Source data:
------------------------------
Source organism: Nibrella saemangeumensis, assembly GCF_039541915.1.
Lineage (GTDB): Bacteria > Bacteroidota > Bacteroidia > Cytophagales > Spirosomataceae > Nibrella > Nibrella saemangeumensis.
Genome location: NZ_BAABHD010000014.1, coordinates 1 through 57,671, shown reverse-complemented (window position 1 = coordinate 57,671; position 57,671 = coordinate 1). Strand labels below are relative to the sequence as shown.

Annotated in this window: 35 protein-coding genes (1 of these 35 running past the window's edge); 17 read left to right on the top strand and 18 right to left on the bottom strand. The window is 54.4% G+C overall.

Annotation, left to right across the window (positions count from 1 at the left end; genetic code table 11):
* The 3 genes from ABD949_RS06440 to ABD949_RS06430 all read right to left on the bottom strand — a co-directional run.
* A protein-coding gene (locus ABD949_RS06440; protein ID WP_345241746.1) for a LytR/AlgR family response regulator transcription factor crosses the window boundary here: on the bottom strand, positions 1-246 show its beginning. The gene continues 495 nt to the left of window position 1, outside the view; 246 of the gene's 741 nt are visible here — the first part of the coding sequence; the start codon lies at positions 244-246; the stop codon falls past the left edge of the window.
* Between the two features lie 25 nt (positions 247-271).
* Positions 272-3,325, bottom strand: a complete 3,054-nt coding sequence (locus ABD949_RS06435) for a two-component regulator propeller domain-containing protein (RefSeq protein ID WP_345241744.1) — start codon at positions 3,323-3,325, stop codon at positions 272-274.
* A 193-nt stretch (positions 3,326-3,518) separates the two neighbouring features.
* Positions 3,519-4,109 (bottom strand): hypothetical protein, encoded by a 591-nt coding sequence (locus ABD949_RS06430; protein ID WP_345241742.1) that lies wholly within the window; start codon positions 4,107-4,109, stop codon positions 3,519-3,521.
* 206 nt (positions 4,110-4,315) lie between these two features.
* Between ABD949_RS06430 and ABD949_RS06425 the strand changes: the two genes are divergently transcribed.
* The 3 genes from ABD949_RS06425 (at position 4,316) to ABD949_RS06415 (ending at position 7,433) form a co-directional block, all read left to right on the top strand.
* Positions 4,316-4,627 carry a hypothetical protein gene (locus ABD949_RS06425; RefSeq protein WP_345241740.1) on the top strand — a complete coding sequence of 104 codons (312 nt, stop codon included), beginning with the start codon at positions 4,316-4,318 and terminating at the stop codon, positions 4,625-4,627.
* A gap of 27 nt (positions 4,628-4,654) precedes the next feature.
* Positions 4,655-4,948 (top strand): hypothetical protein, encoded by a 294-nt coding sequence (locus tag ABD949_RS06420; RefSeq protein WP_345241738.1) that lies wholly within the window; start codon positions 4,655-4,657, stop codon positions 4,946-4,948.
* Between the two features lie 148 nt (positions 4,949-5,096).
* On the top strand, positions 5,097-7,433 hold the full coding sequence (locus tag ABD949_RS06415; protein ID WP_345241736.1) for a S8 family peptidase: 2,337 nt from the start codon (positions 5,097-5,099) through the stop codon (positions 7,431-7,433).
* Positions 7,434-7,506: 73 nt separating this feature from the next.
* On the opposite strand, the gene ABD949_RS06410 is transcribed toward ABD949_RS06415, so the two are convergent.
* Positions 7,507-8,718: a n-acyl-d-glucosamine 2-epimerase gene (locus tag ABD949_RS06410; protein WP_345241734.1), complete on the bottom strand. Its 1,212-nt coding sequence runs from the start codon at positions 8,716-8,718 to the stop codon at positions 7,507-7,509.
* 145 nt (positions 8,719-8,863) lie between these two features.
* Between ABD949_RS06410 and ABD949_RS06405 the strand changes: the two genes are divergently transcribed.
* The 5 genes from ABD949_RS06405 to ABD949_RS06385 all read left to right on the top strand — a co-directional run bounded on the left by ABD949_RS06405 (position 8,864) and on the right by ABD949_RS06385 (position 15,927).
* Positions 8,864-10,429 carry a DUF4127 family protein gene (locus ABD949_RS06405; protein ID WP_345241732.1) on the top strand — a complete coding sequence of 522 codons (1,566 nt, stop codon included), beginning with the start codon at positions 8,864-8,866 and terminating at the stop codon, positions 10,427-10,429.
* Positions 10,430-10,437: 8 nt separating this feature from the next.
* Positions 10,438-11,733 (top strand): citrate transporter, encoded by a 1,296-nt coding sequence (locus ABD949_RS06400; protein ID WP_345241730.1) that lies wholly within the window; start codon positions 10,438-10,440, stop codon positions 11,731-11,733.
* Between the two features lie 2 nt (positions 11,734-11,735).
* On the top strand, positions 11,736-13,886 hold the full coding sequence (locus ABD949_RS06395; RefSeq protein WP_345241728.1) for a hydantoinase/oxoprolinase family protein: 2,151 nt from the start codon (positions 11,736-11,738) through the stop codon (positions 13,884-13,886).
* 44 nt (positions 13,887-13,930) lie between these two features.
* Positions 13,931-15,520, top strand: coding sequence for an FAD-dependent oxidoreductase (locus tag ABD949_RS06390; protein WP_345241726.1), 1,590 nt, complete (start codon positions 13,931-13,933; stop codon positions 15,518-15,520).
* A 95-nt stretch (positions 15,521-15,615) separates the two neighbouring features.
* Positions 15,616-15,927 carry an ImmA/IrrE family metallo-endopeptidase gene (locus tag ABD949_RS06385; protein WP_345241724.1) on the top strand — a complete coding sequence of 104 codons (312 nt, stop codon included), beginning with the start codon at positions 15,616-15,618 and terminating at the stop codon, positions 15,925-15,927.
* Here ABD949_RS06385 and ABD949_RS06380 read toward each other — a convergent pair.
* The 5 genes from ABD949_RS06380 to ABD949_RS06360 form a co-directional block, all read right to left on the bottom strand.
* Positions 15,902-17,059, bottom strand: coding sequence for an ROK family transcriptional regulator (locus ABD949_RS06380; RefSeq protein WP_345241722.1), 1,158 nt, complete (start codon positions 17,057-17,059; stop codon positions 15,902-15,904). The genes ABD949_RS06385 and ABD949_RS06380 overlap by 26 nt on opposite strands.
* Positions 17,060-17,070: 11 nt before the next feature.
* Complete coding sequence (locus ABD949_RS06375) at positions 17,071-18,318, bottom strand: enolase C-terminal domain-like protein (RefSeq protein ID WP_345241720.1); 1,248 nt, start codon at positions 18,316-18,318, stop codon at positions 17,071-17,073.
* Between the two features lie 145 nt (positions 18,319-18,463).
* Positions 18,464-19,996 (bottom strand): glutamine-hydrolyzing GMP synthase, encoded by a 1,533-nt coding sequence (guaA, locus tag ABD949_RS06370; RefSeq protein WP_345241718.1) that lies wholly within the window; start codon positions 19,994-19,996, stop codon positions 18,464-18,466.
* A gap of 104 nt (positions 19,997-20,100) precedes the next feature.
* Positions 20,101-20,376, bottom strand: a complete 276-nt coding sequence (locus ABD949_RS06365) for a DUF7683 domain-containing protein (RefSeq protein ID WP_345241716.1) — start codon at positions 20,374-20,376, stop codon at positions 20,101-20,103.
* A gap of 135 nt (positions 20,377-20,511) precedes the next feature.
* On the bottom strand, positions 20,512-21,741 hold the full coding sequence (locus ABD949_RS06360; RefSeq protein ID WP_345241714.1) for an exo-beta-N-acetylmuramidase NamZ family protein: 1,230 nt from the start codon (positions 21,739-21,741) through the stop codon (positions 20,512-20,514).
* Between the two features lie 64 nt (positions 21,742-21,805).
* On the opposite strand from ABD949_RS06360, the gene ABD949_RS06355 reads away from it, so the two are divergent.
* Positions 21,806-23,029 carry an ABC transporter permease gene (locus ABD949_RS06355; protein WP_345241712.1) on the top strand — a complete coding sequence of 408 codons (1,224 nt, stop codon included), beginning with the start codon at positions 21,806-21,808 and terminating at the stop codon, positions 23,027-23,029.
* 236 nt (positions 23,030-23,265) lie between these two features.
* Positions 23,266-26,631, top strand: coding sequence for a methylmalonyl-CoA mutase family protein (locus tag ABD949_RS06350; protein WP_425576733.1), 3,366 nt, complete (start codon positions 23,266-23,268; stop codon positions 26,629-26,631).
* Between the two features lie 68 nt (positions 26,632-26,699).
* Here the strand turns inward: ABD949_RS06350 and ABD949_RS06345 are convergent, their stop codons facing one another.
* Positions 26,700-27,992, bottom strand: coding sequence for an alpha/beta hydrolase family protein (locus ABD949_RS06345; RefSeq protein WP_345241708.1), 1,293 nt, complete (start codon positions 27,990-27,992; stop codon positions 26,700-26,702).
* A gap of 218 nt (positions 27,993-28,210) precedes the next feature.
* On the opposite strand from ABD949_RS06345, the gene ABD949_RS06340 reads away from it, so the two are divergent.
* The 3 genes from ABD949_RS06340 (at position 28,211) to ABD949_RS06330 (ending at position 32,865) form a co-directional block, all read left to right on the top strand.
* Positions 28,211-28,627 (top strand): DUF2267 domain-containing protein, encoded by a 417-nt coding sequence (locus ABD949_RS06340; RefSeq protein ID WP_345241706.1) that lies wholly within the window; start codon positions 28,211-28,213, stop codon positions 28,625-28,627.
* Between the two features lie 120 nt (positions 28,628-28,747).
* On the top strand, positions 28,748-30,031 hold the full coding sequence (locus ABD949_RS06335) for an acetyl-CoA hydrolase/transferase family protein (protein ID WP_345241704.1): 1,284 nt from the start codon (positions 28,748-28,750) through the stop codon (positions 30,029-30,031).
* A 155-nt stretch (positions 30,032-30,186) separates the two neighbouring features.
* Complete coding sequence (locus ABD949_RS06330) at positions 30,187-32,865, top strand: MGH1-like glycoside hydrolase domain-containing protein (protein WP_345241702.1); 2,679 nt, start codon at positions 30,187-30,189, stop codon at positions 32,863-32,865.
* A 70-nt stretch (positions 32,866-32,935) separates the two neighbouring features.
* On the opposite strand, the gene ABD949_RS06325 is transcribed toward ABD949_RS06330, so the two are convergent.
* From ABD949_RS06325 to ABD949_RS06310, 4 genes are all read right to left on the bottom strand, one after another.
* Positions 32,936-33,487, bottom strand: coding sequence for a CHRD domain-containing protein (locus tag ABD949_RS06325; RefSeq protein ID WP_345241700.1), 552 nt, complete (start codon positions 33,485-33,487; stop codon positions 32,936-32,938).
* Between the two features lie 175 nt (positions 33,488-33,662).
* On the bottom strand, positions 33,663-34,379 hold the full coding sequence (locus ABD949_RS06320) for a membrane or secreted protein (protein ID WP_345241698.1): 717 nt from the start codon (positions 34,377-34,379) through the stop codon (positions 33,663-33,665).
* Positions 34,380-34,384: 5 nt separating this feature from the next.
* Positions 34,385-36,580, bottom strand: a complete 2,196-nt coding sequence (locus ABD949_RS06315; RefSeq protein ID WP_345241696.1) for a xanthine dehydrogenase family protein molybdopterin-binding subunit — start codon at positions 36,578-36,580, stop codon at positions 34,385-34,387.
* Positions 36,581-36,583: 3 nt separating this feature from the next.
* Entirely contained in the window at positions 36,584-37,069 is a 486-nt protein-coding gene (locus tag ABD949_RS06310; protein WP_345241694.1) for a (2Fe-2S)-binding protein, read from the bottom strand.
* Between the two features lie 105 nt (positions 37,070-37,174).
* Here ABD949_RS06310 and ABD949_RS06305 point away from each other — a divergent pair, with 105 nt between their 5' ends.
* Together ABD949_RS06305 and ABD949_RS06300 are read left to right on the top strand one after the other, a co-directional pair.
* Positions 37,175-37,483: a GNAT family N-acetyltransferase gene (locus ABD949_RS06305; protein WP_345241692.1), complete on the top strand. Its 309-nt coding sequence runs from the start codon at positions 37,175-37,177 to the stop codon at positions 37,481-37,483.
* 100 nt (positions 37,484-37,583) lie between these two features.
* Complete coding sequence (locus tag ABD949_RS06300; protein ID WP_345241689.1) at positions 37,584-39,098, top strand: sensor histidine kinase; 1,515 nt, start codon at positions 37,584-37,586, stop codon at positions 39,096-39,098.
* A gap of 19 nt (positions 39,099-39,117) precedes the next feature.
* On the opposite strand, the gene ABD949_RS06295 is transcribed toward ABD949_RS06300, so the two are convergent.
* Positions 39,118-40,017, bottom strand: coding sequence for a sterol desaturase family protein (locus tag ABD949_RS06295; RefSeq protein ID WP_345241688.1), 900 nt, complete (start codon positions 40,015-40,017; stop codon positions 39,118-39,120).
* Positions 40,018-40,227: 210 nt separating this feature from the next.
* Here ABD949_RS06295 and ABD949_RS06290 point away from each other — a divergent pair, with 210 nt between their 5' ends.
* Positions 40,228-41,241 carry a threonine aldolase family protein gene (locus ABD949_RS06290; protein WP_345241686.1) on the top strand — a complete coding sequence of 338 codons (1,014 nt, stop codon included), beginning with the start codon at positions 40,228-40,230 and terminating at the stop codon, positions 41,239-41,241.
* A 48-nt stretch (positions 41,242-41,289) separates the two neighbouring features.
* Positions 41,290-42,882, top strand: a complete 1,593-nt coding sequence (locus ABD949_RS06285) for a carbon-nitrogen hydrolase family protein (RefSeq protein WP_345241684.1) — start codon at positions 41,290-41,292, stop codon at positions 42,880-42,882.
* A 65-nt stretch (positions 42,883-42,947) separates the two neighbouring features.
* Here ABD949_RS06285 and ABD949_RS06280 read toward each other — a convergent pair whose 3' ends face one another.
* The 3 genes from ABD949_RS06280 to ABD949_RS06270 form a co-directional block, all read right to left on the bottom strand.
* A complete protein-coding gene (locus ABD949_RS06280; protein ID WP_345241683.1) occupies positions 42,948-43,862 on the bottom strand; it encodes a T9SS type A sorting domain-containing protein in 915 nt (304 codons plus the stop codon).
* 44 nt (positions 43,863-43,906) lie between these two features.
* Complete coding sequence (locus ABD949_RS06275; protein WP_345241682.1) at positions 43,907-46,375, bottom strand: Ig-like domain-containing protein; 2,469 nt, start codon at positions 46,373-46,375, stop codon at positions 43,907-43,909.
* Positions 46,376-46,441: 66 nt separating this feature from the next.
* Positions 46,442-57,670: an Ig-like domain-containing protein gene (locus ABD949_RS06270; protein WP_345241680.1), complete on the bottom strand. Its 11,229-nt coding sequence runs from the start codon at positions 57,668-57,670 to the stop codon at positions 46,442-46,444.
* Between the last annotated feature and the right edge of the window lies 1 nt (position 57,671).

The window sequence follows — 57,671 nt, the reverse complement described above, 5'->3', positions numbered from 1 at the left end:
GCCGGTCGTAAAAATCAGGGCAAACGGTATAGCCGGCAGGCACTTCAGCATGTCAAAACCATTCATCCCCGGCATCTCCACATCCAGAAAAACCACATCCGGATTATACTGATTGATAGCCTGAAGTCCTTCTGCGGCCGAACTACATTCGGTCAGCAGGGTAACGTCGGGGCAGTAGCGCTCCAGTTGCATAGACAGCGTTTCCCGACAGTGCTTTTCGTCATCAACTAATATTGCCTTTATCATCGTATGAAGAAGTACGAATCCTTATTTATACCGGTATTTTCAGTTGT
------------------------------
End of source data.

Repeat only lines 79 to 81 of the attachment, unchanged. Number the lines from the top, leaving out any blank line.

* On the opposite strand, the gene ABD949_RS06295 is transcribed toward ABD949_RS06300, so the two are convergent.
* Positions 39,118-40,017, bottom strand: coding sequence for a sterol desaturase family protein (locus tag ABD949_RS06295; RefSeq protein ID WP_345241688.1), 900 nt, complete (start codon positions 40,015-40,017; stop codon positions 39,118-39,120).
* Positions 40,018-40,227: 210 nt separating this feature from the next.